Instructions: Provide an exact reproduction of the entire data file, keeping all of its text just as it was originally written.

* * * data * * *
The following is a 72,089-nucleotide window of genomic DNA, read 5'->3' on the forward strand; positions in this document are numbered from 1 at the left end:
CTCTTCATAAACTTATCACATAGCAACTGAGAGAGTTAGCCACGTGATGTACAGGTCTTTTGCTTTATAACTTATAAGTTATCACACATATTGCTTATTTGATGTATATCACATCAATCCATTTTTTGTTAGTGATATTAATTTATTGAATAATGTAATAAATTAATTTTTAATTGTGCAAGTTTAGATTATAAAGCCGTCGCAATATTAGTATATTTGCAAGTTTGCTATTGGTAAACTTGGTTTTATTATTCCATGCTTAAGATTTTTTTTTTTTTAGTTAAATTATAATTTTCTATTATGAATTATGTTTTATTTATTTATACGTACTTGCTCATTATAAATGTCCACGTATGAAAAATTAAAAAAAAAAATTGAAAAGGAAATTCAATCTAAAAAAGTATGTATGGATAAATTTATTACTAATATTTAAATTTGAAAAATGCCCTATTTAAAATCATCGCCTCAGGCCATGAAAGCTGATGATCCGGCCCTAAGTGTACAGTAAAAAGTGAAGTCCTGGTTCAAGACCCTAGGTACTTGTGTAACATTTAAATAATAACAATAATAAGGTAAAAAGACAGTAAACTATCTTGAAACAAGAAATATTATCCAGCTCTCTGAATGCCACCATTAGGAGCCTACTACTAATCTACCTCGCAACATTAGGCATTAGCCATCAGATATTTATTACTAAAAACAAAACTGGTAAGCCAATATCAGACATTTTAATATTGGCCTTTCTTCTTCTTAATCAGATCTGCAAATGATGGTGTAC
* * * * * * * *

The following is a 72,089-nucleotide window of genomic DNA, read 5'->3' on the forward strand; positions in this document are numbered from 1 at the left end:
CTCTTCATAAACTTATCACATAGCAACTGAGAGAGTTAGCCACGTGATGTACAGGTCTTTTGCTTTATAACTTATAAGTTATCACACATATTGCTTATTTGATGTATATCACATCAATCCATTTTTTGTTAGTGATATTAATTTATTGAATAATGTAATAAATTAATTTTTAATTGTGCAAGTTTAGATTATAAAGCCGTCGCAATATTAGTATATTTGCAAGTTTGCTATTGGTAAACTTGGTTTTATTATTCCATGCTTAAGATTTTTTTTTTTTTAGTTAAATTATAATTTTCTATTATGAATTATGTTTTATTTATTTATACGTACTTGCTCATTATAAATGTCCACGTATGAAAAATTAAAAAAAAAAATTGAAAAGGAAATTCAATCTAAAAAAGTATGTATGGATAAATTTATTACTAATATTTAAATTTGAAAAATGCCCTATTTAAAATCATCGCCTCAGGCCATGAAAGCTGATGATCCGGCCCTAAGTGTACAGTAAAAAGTGAAGTCCTGGTTCAAGACCCTAGGTACTTGTGTAACATTTAAATAATAACAATAATAAGGTAAAAAGACAGTAAACTATCTTGAAACAAGAAATATTATCCAGCTCTCTGAATGCCACCATTAGGAGCCTACTACTAATCTACCTCGCAACATTAGGCATTAGCCATCAGATATTTATTACTAAAAACAAAACTGGTAAGCCAATATCAGACATTTTAATATTGGCCTTTCTTCTTCTTAATCAGATCTGCAAATGATGGTGTAC